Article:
T
ICON

Pro-Files - Murph Part II

In part one of our interview  we learned who Murph is and what he is up to, in Part 2 we discuss his future and where he plans to be and what he plans to do. 

Roxii: is it just my perception that the Asian athletes don’t seem as fussed on stepping up to “iron distance” racing so quick many, of them seem to be quite satisfied with the Olympic and 70.3 style of racing?

MM: People have been doing triathlons on a small scale in Asia for years but as wider participation event it’s really a new phenomenon. So it is still a relatively young sport but is being picked up by the right sort of people with celebrities and the upper class getting involved. The average working class person in Asia is not there yet and but plenty of the upper-class are saying “let’s get a bike and let’s have a go at triathlon”. So I think that’s why the focus is not on Ironman distance racing yet as it is still a relatively young sport.

Roxii: I noticed your voice on a video promoting one of the Challenge races, are you more aligned with Challenge these days?

MM: I try and stay quite neutral. I raced Challenge in the Philippines earlier this year and they looked after me very well. I haven’t been looked after by Ironman at all. The guys that run Challenge in the Philippines are keen to get the best athletes but they are also keen to get younger athletes like myself over there and give us a go. It makes for good racing and we get to learn, whereas Ironman only seem to look after a select few athletes.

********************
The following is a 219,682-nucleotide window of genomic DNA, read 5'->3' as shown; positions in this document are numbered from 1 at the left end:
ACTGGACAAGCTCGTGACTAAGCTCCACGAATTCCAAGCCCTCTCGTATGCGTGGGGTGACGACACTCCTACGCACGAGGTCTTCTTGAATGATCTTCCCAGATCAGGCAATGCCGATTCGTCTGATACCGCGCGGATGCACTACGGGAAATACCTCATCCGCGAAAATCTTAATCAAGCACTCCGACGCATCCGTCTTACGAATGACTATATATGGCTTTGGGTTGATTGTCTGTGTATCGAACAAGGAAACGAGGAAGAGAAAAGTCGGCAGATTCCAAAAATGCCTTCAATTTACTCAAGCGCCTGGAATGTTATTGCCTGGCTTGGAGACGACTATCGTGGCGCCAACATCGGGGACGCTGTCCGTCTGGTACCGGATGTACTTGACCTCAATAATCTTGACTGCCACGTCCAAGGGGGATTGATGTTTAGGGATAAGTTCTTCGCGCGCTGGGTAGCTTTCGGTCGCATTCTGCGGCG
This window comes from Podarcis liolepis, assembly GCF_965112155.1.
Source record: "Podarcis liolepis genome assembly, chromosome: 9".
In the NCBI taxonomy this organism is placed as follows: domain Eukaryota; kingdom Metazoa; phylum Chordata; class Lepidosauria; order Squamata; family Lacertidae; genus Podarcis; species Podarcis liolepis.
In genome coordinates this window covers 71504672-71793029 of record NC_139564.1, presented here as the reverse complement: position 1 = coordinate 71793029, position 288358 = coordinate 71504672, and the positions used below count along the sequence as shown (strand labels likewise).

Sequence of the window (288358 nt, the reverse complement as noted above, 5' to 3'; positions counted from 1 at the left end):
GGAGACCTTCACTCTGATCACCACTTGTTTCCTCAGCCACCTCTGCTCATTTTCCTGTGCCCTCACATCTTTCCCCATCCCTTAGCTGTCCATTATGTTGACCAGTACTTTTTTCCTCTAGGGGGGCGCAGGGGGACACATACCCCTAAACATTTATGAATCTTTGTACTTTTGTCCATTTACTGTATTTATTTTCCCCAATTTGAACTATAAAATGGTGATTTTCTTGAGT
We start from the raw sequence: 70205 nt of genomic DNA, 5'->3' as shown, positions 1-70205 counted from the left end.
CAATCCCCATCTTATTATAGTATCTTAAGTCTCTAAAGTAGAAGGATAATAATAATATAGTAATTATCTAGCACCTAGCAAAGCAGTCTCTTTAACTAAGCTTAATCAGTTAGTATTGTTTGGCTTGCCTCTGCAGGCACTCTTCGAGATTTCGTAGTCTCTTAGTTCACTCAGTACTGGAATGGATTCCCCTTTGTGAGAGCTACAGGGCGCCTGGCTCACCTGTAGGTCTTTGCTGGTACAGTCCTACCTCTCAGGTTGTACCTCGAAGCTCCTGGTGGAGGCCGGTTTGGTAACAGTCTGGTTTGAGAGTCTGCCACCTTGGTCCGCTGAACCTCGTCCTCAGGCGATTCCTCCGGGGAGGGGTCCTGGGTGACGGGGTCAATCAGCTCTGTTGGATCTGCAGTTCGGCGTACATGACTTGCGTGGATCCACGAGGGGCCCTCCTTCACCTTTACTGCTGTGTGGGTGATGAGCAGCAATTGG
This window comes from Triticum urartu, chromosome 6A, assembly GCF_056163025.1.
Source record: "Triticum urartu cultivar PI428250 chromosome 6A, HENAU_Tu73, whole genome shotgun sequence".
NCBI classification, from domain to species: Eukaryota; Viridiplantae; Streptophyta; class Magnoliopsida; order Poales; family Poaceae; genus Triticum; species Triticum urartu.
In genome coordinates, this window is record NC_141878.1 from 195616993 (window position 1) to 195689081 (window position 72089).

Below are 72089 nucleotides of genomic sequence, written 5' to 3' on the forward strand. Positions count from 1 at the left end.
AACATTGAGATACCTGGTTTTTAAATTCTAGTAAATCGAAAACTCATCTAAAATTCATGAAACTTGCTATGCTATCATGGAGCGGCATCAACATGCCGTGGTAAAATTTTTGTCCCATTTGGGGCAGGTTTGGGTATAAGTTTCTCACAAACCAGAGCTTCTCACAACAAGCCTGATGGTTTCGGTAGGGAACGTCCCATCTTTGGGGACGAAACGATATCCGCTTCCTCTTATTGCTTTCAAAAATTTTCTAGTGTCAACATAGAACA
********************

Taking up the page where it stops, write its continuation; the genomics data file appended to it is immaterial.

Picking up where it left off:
I have just found the Challenge are very easy to deal with and I’ve developed a good relationship with them, I like the way they support every Pro regardless of your ranking, we all got a place to stay a driver and got very well looked after and I feel like it is something I want to be a part of. And we can’t forget that triathlon is one of those great sports when the pros and age groupers still get to participate together yet with the Ironman races it seems like it’s just becoming the age groupers so it will lose that magic, so for me at the moment it’s a no-brainer. I mean Challenge is still a business and they still have to make money but from my perspective they seem to look after the athlete better so that’s where I’m prioritising at the moment.

Roxii: I saw some information about you setting up a camp at Subic Bay what’s the story with that?